Bronze triclinium bed found in the House of Menander in 1927.

Note: Triclinium: dining room, where people ate while lying on cots placed around 3 sides.

Bronze table with lion's legs.

Beautiful grape lattice pattern in the center of table. I almost missed it.

The seat of this bronze stool curves to accomodate the cushion. Dual bands pierced with stylish openwork designs of scrolls and rectangles, connect and strenghten the four legs. 

Calipers and folding ruler.

Chisel and adze

Bronze axe and nails

This marble relief sculpture shows a busy coppersmith's shop.

From left to right: Activities include weighing metal with a pan scale, shaping a vessel with blows from hammer, and a seated man adding finishing touches to a dish. A dozing dog and circular furnace doors catch the eye. At the top is a display of finished products: pastry molds, plates, scalloped bowls, and buckets.

Two sizes of bronze scales (smaller one on the left has a weight shaped as a head of a young girl). (Here are more scales not at this exhibit).

Pompeii brass oil lamps


Another brass oil lamp

This ingenious system heated liquids but was also decorative. It comes from a villa near Stabiae -  a resort town southwest of Pompeii.

How did it work? Liquid, probably water or wine, was poured into the tall bronze cylinder (A). Turning the tap on the side (D) drew the liquid through the hollow semi-circular compartment where it was heated by a fire in the center of the circle (C). Made of bronze, the whole device would heat up quickly, like a metal radiator. The tray held wood or charcoal to feed the fire.

Gold and emerald necklace

Gold ring and pendant

Gold ring in form of a snake.

Gold earrings (with pearls on right)

Gold bracelets in the form of a snake. 1st century BC - 1st century AD.

The jewelry found at Pompeii shows the fashions women wore at the time of eruption. Earlier Greek styles were very popular, and the serpent bracelet is an example of that popular trend.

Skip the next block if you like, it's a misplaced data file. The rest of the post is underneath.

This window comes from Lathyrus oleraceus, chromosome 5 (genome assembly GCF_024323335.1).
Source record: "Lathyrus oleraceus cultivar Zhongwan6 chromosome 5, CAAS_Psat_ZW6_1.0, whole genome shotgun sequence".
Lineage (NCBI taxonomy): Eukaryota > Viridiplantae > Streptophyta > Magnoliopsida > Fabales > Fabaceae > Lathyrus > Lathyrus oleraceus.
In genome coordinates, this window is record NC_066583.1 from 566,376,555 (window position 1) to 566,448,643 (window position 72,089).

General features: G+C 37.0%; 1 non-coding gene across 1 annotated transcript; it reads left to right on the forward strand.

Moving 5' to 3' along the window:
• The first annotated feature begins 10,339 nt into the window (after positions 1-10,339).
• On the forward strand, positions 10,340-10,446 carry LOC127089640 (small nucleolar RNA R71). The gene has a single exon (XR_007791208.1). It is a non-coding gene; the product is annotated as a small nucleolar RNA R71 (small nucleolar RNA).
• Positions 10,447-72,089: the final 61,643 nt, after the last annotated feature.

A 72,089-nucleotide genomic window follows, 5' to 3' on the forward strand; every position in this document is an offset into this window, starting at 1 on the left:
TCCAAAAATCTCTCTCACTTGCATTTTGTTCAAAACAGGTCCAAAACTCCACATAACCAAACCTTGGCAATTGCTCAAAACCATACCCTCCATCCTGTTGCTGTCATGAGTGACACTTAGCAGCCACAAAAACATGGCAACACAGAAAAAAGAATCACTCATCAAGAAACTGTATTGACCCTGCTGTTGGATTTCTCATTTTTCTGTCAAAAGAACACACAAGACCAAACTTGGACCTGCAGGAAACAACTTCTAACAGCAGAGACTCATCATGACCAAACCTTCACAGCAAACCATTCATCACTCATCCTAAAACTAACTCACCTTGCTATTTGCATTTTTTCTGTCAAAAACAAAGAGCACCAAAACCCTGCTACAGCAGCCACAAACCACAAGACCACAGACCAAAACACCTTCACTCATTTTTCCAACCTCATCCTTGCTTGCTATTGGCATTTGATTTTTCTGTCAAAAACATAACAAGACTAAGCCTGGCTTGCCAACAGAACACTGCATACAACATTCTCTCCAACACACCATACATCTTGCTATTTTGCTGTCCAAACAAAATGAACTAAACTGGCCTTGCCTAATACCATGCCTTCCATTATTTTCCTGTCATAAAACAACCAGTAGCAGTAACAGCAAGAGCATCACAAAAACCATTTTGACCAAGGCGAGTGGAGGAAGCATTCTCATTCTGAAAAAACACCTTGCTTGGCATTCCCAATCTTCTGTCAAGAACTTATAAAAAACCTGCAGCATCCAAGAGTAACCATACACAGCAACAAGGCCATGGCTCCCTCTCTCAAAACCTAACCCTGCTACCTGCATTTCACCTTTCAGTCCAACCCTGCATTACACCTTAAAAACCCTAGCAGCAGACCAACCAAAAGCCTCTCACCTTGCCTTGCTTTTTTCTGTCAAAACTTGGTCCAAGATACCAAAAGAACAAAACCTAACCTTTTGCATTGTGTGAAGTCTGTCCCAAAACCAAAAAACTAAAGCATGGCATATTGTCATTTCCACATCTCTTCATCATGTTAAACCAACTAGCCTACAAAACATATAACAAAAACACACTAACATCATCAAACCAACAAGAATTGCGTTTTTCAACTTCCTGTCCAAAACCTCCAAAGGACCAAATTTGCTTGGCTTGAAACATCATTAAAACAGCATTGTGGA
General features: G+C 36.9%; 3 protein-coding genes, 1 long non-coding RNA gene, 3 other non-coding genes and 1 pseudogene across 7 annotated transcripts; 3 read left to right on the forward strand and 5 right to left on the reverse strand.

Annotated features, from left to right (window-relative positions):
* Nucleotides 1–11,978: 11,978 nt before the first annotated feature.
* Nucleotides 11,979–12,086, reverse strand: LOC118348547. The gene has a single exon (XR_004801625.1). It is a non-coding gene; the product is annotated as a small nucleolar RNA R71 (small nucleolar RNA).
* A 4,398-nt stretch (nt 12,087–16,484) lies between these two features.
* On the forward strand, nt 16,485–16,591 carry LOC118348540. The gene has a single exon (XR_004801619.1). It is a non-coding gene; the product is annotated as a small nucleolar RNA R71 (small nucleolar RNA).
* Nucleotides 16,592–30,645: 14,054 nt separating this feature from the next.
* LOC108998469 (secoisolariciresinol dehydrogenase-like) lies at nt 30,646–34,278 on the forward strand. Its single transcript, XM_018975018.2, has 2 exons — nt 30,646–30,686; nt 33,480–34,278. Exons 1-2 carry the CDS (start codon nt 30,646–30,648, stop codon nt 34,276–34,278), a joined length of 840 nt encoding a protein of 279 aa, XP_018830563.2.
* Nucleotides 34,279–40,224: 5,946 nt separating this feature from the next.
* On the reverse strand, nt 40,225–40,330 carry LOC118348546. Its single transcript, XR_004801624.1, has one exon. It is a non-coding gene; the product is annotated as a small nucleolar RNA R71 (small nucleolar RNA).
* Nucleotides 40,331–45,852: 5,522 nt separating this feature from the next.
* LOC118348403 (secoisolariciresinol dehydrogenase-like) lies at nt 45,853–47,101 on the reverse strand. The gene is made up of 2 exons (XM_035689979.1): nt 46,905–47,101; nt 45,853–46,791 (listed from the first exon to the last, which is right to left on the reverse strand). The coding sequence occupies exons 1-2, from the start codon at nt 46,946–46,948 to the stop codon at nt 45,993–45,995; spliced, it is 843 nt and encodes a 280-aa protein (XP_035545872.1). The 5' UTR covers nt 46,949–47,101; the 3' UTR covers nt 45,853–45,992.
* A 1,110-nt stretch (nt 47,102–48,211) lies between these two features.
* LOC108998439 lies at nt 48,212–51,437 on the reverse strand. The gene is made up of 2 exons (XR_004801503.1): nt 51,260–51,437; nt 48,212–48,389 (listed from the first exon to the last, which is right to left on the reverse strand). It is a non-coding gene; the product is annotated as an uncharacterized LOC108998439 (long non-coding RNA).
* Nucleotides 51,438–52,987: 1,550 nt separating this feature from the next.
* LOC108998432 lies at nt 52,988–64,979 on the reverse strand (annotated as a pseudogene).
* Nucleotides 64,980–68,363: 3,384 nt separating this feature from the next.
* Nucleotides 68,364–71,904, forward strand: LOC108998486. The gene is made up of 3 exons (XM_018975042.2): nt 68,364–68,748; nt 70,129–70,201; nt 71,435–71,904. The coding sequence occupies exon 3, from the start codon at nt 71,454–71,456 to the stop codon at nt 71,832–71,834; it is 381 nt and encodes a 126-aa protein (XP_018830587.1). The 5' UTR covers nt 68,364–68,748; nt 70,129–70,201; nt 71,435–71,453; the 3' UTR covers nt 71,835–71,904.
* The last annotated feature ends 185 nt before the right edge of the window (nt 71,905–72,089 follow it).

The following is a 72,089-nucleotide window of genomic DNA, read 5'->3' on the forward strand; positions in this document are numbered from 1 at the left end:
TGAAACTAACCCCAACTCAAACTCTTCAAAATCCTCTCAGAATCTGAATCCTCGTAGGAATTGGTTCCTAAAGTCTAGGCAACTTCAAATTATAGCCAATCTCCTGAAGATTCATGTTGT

Silver mirror - back side. Only rich Pompeians could afford one.

Wine drinking cup (cantharus) entwined with ivy leaves 1st century BC - 1st century AD. Silver.

Every day silver utensils and dishes

Nero gold coin.

Augustus and Vespasian gold coins.

This sistrum (type of rattle) was used as a musical instrument.

Castanets and long flute made of brass, silver and ivory.

In the background: 2nd century BC mosaic depicting a group of street musicians, signed by Dioskurides of Samos. From the Villa of Cicero, Pompeii. Detail with woman playing double flute and man playing castanets.

Pompeians enjoyed music at every ocassion: Banquets, Funerals and Public Events.

Earthenware amphorae.

They were standard Mediterranean containers for transporting and storing wine, olive oil, garum, fish and fruit. Thousands found at Pompeii attest to city's prosperity.

Large marble urn. Based on a Greek design, it could have been used to hold water or wine during a banquet.

This ornate table supported by fanciful lion-head-and-paw

stood exposed to the weather in the open colonnade peristyle surrounding the garden, or in the atrium beside the open-air pool (impluvium). The metal struts are modern additions. Furniture like this could be placed outdoors because marble is relatively weather-proof.

The face of this cast has a serene expression, as if in deep sleep. He was found on the Via Stabiana. He acquired the name "The Sick Man" because he looked so passive and weak.

The archaeologist Giuseppe Fiorelli described him as having died peacefully without displaying the horrific agony of other casts. Found in 1873, he was the seventh cast made by Fiorelli. The Ammulato is considered a masterpiece of casting. His features have been re-touched, as were other casts, to reflect the artistic taste of that period.